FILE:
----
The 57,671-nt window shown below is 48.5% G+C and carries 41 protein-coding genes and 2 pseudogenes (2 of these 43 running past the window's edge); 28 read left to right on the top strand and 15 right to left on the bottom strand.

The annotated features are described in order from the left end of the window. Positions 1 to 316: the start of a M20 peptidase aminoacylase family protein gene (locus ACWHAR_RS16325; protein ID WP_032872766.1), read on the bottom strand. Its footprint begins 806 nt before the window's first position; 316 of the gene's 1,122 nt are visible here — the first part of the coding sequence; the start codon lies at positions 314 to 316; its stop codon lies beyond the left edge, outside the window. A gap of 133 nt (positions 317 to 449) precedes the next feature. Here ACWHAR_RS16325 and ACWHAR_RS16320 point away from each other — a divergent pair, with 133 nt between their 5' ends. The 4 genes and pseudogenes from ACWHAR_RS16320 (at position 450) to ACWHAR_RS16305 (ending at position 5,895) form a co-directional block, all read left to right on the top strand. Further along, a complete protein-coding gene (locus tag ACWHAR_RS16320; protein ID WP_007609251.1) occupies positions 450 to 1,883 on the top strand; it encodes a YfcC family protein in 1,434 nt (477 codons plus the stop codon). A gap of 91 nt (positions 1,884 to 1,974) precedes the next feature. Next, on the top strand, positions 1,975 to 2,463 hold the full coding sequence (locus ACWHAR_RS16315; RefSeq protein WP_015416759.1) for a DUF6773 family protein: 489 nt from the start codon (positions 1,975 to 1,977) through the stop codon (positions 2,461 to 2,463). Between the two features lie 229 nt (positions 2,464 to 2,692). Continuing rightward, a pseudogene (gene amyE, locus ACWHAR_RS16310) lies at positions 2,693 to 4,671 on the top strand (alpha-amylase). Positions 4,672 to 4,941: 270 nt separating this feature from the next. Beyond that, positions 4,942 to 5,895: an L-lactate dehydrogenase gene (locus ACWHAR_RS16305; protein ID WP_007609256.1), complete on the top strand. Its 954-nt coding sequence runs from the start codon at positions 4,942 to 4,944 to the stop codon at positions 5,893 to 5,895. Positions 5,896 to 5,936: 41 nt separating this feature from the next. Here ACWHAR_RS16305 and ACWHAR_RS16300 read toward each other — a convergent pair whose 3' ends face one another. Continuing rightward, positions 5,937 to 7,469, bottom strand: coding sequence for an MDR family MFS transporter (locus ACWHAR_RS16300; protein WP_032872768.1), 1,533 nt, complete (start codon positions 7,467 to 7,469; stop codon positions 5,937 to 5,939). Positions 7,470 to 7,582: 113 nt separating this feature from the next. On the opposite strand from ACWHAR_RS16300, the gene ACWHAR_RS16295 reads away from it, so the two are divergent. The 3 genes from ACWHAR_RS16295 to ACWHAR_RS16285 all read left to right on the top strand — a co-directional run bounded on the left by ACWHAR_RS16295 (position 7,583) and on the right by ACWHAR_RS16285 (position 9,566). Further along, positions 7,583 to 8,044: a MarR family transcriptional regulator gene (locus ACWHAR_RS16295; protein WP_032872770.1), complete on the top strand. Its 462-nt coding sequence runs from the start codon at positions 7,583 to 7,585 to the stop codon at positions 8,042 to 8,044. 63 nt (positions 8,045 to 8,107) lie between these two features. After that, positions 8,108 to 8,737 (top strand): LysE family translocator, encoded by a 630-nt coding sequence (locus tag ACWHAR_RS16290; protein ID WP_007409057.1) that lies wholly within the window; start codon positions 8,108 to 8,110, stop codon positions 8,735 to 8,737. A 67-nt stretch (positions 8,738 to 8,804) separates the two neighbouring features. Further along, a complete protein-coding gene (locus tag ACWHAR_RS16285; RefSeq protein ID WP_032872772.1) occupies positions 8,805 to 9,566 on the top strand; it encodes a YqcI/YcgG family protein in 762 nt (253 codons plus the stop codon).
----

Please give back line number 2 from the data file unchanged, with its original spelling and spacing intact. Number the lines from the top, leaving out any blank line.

The annotated features are described in order from the left end of the window. Positions 1 to 316: the start of a M20 peptidase aminoacylase family protein gene (locus ACWHAR_RS16325; protein ID WP_032872766.1), read on the bottom strand. Its footprint begins 806 nt before the window's first position; 316 of the gene's 1,122 nt are visible here — the first part of the coding sequence; the start codon lies at positions 314 to 316; its stop codon lies beyond the left edge, outside the window. A gap of 133 nt (positions 317 to 449) precedes the next feature. Here ACWHAR_RS16325 and ACWHAR_RS16320 point away from each other — a divergent pair, with 133 nt between their 5' ends. The 4 genes and pseudogenes from ACWHAR_RS16320 (at position 450) to ACWHAR_RS16305 (ending at position 5,895) form a co-directional block, all read left to right on the top strand. Further along, a complete protein-coding gene (locus tag ACWHAR_RS16320; protein ID WP_007609251.1) occupies positions 450 to 1,883 on the top strand; it encodes a YfcC family protein in 1,434 nt (477 codons plus the stop codon). A gap of 91 nt (positions 1,884 to 1,974) precedes the next feature. Next, on the top strand, positions 1,975 to 2,463 hold the full coding sequence (locus ACWHAR_RS16315; RefSeq protein WP_015416759.1) for a DUF6773 family protein: 489 nt from the start codon (positions 1,975 to 1,977) through the stop codon (positions 2,461 to 2,463). Between the two features lie 229 nt (positions 2,464 to 2,692). Continuing rightward, a pseudogene (gene amyE, locus ACWHAR_RS16310) lies at positions 2,693 to 4,671 on the top strand (alpha-amylase). Positions 4,672 to 4,941: 270 nt separating this feature from the next. Beyond that, positions 4,942 to 5,895: an L-lactate dehydrogenase gene (locus ACWHAR_RS16305; protein ID WP_007609256.1), complete on the top strand. Its 954-nt coding sequence runs from the start codon at positions 4,942 to 4,944 to the stop codon at positions 5,893 to 5,895. Positions 5,896 to 5,936: 41 nt separating this feature from the next. Here ACWHAR_RS16305 and ACWHAR_RS16300 read toward each other — a convergent pair whose 3' ends face one another. Continuing rightward, positions 5,937 to 7,469, bottom strand: coding sequence for an MDR family MFS transporter (locus ACWHAR_RS16300; protein WP_032872768.1), 1,533 nt, complete (start codon positions 7,467 to 7,469; stop codon positions 5,937 to 5,939). Positions 7,470 to 7,582: 113 nt separating this feature from the next. On the opposite strand from ACWHAR_RS16300, the gene ACWHAR_RS16295 reads away from it, so the two are divergent. The 3 genes from ACWHAR_RS16295 to ACWHAR_RS16285 all read left to right on the top strand — a co-directional run bounded on the left by ACWHAR_RS16295 (position 7,583) and on the right by ACWHAR_RS16285 (position 9,566). Further along, positions 7,583 to 8,044: a MarR family transcriptional regulator gene (locus ACWHAR_RS16295; protein WP_032872770.1), complete on the top strand. Its 462-nt coding sequence runs from the start codon at positions 7,583 to 7,585 to the stop codon at positions 8,042 to 8,044. 63 nt (positions 8,045 to 8,107) lie between these two features. After that, positions 8,108 to 8,737 (top strand): LysE family translocator, encoded by a 630-nt coding sequence (locus tag ACWHAR_RS16290; protein ID WP_007409057.1) that lies wholly within the window; start codon positions 8,108 to 8,110, stop codon positions 8,735 to 8,737. A 67-nt stretch (positions 8,738 to 8,804) separates the two neighbouring features. Further along, a complete protein-coding gene (locus tag ACWHAR_RS16285; RefSeq protein ID WP_032872772.1) occupies positions 8,805 to 9,566 on the top strand; it encodes a YqcI/YcgG family protein in 762 nt (253 codons plus the stop codon).